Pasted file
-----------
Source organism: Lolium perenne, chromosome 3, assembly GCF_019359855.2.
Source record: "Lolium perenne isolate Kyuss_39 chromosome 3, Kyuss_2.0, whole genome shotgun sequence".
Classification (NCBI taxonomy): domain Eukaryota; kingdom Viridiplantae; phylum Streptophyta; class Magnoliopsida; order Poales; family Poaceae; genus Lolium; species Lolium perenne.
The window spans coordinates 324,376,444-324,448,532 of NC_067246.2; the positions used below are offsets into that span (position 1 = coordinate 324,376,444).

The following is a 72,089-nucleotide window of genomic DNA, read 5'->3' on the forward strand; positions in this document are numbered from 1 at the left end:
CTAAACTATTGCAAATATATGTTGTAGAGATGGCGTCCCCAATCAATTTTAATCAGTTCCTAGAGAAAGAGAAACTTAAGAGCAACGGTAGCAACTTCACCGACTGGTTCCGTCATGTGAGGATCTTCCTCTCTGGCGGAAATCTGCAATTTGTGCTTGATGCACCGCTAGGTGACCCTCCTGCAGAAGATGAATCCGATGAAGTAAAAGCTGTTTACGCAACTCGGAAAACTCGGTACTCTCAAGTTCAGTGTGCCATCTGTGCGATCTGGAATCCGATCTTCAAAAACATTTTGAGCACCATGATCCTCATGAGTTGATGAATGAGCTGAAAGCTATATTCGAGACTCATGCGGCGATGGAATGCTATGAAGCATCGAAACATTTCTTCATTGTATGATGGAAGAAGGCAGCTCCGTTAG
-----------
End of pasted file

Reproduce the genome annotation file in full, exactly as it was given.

Source organism: Lolium perenne, chromosome 3, assembly GCF_019359855.2.
Source record: "Lolium perenne isolate Kyuss_39 chromosome 3, Kyuss_2.0, whole genome shotgun sequence".
Classification (NCBI taxonomy): domain Eukaryota; kingdom Viridiplantae; phylum Streptophyta; class Magnoliopsida; order Poales; family Poaceae; genus Lolium; species Lolium perenne.
The window spans coordinates 324,376,444-324,448,532 of NC_067246.2; the positions used below are offsets into that span (position 1 = coordinate 324,376,444).

The following is a 72,089-nucleotide window of genomic DNA, read 5'->3' on the forward strand; positions in this document are numbered from 1 at the left end:
CTAAACTATTGCAAATATATGTTGTAGAGATGGCGTCCCCAATCAATTTTAATCAGTTCCTAGAGAAAGAGAAACTTAAGAGCAACGGTAGCAACTTCACCGACTGGTTCCGTCATGTGAGGATCTTCCTCTCTGGCGGAAATCTGCAATTTGTGCTTGATGCACCGCTAGGTGACCCTCCTGCAGAAGATGAATCCGATGAAGTAAAAGCTGTTTACGCAACTCGGAAAACTCGGTACTCTCAAGTTCAGTGTGCCATCTGTGCGATCTGGAATCCGATCTTCAAAAACATTTTGAGCACCATGATCCTCATGAGTTGATGAATGAGCTGAAAGCTATATTCGAGACTCATGCGGCGATGGAATGCTATGAAGCATCGAAACATTTCTTCATTGTATGATGGAAGAAGGCAGCTCCGTTAG